He’s running away with it, isn’t he? Kalle Rovanperä could only manage fifth place on Rally Italy and yet, somehow, managed to grow his points lead in the World Rally Championship even further.
That, surely, has to be a soul-crushing reality for the chasing pack. Faced with the worst road-sweeping of the season to date, Rovanperä barely scraped into the top five. Yet it still wasn’t enough for anyone to close the gap.
While Thierry Neuville and Elfyn Evans failed to capitalize on the championship leader’s failure to stand on the podium for the second time this year, there is one reason to be optimistic that drivers’ championship fight isn’t over.
Italy revealed one crumb of comfort: the Rovanperä–Toyota combination has a weak point. A weak point that can be exploited at the next round, Safari Rally Kenya, and Acropolis later in the year.
On slow, rough, technical gravel stages, Rovanperä is far from unassailable. Quite the opposite; he struggled quite badly.
“For sure there were some stages where we lost too much time compared to what the feeling was in the car,” Rovanperä told DirtFish.
There are few nightmare scenarios worse for a rally driver than thinking you’re fast, finding out you’re not, and not understanding why.
It’s an opportunity for the others to pounce on. Albeit, quite a narrow one.
“Straight away when we got some stages with grip, we did quite OK stage times, so then it was a bit more enjoyable,” added Rovanperä.
“That’s going to be really important now, for the car to find out for gravel rallies where can get more grip, especially low grip. Right away when we see a stage with high grip our cars are all quite fast.”
That will come as little surprise given where the GR Yaris was born and developed. Every Toyota developed out of Jyväskylä – and Puuppola, nine miles to the north, before that – has been close to unbeatable on fast gravel.
Only twice was a Yaris bested on a fast and flowing gravel event during the final phase of the World Rally Car era – Estonia in 2020 and Poland in 2017, both times by Hyundai.
So the window of opportunity is narrow. Estonia and Finland are less likely – but by no means impossible – opportunities for the others to hunt the championship leader down. But it’s there. Toyota’s technical director Tom Fowler conceded as much.
“In some stages we had good performances but in other stages where there was clearly far too much time loss,” said Fowler. “I can’t remember the stage number yesterday…the first one of the loops each time, we lost much too much time in that stage.”
“Had we been fighting for the victory when we were doing that stage twice, my feeling is that we would have lost time there and made it difficult for ourselves to perform for the rest of the rally.
“So, in that sense, that’s for sure one area that we have to work on.”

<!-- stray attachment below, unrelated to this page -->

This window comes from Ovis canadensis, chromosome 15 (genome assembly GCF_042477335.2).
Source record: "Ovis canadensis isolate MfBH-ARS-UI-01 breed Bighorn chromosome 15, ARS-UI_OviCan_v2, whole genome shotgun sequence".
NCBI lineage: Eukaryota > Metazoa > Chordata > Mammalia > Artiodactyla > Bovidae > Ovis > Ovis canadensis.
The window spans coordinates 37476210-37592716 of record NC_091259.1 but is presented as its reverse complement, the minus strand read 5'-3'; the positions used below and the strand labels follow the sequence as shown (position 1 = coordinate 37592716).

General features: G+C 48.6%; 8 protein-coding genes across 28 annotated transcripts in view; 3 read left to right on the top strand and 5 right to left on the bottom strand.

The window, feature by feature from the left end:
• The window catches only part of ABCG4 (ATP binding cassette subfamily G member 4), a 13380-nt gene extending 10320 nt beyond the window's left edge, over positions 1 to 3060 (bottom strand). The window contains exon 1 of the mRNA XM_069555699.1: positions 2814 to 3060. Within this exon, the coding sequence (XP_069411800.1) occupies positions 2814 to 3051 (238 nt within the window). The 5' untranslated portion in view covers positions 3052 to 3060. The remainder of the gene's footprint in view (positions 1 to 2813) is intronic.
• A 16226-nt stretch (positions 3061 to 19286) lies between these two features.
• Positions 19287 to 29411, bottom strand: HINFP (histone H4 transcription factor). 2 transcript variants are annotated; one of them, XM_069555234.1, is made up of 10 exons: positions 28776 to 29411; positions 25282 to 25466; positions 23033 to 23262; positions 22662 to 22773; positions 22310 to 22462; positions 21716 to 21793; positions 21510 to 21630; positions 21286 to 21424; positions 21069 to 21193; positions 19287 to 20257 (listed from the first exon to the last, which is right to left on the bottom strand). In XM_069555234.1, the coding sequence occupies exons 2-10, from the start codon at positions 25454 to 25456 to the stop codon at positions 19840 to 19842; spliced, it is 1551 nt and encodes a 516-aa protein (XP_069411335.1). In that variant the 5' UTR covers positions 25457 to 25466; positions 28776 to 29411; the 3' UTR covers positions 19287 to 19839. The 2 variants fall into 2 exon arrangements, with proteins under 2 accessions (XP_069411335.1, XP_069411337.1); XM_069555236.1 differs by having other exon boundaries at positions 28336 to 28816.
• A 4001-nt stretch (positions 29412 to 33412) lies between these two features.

It’s not just that the Yaris seems to have a weak point. Rovanperä also reminded everyone on the Friday of Rally Italy that he’s not suddenly immune to human error.
Sardinia does not follow a standard cloverleaf WRC itinerary structure of three different stages run back-to-back, then repeated in the same pattern with a midday service in between. Instead, two stages are run, then run for a second time, then two more stages are run for the first time in the early afternoon, then run for a second pass to end the day’s action.
On Friday morning Rovanperä was gifted a reprieve – the first pass was so dust-filled in the tree-lined sections that his rivals behind in the road order could hardly see where they were going.
There was no such benefit in the afternoon. He felt the full force of road sweeping duty. And facing the inevitable time loss, he overcompensated ever so slightly on Osilo – Tergu, sliding wide and ripping the rear wing off his Toyota.
To his surprise, it was a small mistake with big consequences.
“Overall the second loop was not so good. We didn’t really choose the right tire either,” he admitted. “We could have used the hards in the first one of the second pass.
“I also made a mistake going wide in one corner. We were a bit lucky not to hit anything with the car. Of course we lost the rear wing in some bushes or something, I don’t know. But yeah, after that it was difficult to drive.”
His job was already hard enough with the road sweeping to contend with. Ripping his rear wing off had made it much worse.
“I expected that on the fast corners you’d just have a bit more free [movement on the] rear,” he said, suggesting he expected it to mirror the typical behavior of the aero-heavy previous-generation WRC cars in a similar situation.
“But it was basically the whole car lifting up a lot on medium-speed corners. So yeah, it was a big struggle to make it through. In fourth-fifth gear, no grip at all basically. I had to be quite careful.”
It was easy to forget that after three wins on the bounce – including an improbable win from first on the road in Portugal – that the Rovanperä–Toyota duo isn’t necessarily a dominant one just yet.
In Kenya, there’s a clear opportunity for the others to exploit a chink in the championship leader’s armor. The question is: will they take it?